Having a doctor paint the gateway to your womb is not the one. However bringing your boyfriend along with you is one of the most precious things in life. You’ve gotta take your kicks when you can get them. It’s not every day he’ll get to see your cervix on the big screen and these boys damn well need to witness what it means to be a woman. 

Just as it seemed to go on a little too long and the numbing effects of the ballet dancer comment were wearing off – enough for me to contemplate asking for some mild cocaine anaesthetic I was told everything was fine. The cells that had previously shown as abnormal were not. My vagina was a-okay.

The best result I could have wished for this time round made me feel pretty lucky. Anyone who’s shown an abnormality has to go back within a year to rule out any further changes but at least that gives me time to finish Deathly Hallows. In the future I might need to cope with more, but the lovely team of NHS doctors and nurses I had with me on the day have made me feel ready for that.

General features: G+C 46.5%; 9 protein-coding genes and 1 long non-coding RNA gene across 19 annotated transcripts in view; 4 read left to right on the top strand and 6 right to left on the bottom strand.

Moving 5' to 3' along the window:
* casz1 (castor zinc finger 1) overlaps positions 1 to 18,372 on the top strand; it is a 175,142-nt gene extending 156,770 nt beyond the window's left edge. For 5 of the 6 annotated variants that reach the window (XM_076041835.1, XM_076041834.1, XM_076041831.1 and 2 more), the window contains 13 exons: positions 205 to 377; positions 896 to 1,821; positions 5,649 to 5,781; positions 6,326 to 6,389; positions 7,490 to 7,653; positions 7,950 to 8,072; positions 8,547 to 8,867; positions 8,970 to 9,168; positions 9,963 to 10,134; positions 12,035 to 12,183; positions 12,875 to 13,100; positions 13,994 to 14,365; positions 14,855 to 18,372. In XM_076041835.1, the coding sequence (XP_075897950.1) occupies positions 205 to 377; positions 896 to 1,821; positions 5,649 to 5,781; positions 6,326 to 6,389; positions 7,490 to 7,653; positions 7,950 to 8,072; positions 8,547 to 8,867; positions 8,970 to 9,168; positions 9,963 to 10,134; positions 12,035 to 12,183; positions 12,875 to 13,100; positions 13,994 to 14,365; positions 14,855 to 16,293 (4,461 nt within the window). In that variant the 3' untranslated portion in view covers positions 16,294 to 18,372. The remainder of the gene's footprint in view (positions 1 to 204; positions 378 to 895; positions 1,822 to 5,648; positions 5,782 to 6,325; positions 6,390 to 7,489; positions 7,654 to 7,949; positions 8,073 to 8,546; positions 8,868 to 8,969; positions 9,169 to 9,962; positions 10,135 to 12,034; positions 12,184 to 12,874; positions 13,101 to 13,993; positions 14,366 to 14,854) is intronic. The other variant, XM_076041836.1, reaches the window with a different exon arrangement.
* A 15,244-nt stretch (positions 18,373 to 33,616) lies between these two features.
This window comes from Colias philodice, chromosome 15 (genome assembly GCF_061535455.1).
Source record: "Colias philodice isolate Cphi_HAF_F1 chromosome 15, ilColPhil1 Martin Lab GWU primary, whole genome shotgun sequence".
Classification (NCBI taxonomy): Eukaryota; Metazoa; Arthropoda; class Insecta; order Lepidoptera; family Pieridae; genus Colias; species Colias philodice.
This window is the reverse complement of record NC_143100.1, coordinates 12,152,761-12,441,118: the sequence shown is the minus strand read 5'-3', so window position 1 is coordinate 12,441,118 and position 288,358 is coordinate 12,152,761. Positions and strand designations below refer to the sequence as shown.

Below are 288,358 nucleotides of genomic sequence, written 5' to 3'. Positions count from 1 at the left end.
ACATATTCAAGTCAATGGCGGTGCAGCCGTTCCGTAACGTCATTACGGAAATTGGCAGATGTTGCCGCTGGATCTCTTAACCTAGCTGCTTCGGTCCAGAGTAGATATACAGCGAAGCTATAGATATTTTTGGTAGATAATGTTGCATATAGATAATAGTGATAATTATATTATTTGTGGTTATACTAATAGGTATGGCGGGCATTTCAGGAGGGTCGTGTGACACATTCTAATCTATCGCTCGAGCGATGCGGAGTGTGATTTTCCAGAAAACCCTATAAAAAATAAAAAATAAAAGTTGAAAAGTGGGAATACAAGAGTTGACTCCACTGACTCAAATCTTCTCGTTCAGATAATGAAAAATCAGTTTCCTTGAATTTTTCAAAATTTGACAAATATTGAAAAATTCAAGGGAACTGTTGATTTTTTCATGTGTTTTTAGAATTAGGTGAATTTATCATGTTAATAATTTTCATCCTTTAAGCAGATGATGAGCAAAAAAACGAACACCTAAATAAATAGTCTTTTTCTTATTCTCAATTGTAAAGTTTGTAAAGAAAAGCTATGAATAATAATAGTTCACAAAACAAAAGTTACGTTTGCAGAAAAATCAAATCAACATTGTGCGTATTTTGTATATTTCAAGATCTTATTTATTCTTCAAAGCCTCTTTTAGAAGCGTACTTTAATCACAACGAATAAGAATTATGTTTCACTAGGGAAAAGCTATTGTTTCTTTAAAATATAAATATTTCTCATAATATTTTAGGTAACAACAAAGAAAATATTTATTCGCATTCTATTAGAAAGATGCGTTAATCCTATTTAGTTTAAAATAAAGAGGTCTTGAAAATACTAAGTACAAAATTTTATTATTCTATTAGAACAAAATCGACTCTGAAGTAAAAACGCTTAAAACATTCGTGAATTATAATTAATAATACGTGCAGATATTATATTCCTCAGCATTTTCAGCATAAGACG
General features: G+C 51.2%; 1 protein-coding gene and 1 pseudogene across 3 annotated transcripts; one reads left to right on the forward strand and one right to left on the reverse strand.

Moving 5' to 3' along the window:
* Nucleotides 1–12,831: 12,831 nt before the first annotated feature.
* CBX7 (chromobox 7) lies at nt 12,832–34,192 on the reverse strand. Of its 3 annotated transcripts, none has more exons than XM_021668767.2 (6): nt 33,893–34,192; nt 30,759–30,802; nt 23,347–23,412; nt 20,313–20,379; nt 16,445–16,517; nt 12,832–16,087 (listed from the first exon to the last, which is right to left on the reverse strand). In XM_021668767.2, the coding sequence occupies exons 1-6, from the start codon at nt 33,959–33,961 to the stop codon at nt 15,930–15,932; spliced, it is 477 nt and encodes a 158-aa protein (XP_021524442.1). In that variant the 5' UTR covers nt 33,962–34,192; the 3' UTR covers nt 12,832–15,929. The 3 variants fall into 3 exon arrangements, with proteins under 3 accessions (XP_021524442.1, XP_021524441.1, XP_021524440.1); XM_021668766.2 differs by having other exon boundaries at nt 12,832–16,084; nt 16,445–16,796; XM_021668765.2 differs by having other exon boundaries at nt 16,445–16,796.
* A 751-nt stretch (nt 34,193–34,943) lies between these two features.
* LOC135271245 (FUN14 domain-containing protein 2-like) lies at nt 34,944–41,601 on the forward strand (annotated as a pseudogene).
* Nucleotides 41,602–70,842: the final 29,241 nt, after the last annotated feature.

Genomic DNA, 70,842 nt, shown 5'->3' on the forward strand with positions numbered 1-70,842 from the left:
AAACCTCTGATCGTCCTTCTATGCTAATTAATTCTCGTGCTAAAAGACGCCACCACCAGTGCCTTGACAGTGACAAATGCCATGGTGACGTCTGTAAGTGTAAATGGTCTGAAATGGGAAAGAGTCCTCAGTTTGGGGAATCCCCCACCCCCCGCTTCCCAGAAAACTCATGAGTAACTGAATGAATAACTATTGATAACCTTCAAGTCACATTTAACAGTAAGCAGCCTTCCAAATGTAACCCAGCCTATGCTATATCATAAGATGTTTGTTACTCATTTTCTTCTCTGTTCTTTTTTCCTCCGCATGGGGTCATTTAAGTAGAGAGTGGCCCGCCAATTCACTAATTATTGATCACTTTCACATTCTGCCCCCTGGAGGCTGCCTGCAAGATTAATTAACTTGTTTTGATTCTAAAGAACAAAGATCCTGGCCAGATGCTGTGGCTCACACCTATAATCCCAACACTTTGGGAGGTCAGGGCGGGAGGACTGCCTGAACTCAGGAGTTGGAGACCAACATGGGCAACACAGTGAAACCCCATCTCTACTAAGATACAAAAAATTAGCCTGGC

Did you know?

  • 1 in 20 women will receive an abnormal result from a smear test. 
  • 1 in 3 women in the UK don’t attend their cervical screenings. 
  • 3,000 new cases of cervical cancer are diagnosed in the UK each year. 

So girls – PLEASE book now if you haven’t already. It might sound scary but it’s no more traumatising than using a tampon for the first time and wandering around school thinking your womb might fall out. It is without a doubt the most important thing you will do in the year of your 25th birthday because it might just save your life. 

Peeeeeeace sistas. X